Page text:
Hedge fund manager Ezra Merkin now faces civil fraud changes over the Bernard Madoff Ponzi scheme. According to a complaint filed by New York Attorney General Andrew Cuomo, investors, including several prominent charities and non-profits, entrusted millions to Merkin, who allegedly steered the money to Madoff without their permission, in exchange for $470 million in management and incentive fees.
Madoff pleaded guilty to 11 fraud counts on March 12. The former chairman of the Nasdaq stock exchange ran an investment advisory business for decades that was, in reality, a Ponzi scheme. Last November, Madoff told his investors that his fund held more than $64 billion, but in reality, he only had a fraction of that amount.
Merkin is one of several so-called ‘Madoff middlemen” who have been under scrutiny since his fraud was discovered. According to The Wall Street Journal, Merkin’s sales pitches for his three funds – Ascot Partners LP with Ascot Fund Ltd., Gabriel Capital Corp. and Ariel Fund Ltd. – included promises that he actively managed the money.
But according to the Attorney General’s complaint, Merkin turned virtually all of this money over to third-party money managers, including Madoff. Though acting primarily as a marketer and a middleman, Merkin pocketed hundreds of millions of dollars in management and incentive fees from his investors, the complaint says.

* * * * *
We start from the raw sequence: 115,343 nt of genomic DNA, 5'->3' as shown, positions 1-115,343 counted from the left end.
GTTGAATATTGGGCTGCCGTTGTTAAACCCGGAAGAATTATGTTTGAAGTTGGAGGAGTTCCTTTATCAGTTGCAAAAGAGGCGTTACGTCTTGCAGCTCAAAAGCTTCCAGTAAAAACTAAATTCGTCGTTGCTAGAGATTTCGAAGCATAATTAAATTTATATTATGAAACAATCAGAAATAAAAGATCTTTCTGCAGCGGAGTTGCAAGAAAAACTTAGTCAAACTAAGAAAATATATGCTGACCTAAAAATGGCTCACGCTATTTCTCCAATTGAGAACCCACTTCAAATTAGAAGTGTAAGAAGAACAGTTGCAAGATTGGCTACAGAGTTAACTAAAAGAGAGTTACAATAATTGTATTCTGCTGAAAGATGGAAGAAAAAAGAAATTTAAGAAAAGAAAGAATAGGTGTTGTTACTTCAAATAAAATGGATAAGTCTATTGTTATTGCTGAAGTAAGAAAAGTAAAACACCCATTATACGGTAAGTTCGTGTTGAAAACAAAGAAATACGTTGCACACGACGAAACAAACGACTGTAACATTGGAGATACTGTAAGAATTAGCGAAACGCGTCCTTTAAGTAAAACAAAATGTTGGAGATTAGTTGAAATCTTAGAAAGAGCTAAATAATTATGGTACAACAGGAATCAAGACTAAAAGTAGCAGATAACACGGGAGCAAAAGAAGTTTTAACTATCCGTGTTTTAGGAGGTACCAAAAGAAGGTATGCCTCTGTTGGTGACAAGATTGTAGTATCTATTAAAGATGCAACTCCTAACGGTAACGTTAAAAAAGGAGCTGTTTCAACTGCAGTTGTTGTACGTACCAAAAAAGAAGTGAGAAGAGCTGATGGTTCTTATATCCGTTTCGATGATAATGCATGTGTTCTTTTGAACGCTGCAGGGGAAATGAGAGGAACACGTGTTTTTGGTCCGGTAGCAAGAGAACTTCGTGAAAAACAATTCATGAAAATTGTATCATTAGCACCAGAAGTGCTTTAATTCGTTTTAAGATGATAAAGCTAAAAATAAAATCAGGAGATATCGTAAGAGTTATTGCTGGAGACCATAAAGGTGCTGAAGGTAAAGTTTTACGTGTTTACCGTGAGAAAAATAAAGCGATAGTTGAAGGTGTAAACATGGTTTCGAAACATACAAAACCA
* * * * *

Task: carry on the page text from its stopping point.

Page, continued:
Cuomo’s complaint charges that Merkin kept a total of $2.4 billion of investorsâ€™ funds in Madoff even though he knew of irregularities and other glaring red-flags related to Madoffâ€™s investments. According to the complaint at least two of Merkinâ€™s most trusted colleagues repeatedly told him that Madoffâ€™s returns were too good to be trueâ€” one warning that it could be a Ponzi scheme.
According to the Attorney General’s office, charities and non-profit organizations were particularly susceptible to and victimized by Merkinâ€™s deceptive tactics. Over 10 percent of the assets managed by Merkin belonged to non-profit organizations. Merkin collected his customary fees from nonprofits that invested with him, but typically did not disclose, or actively obscured, that Madoff was actually managing some or all of the funds they invested, the complaint alleges.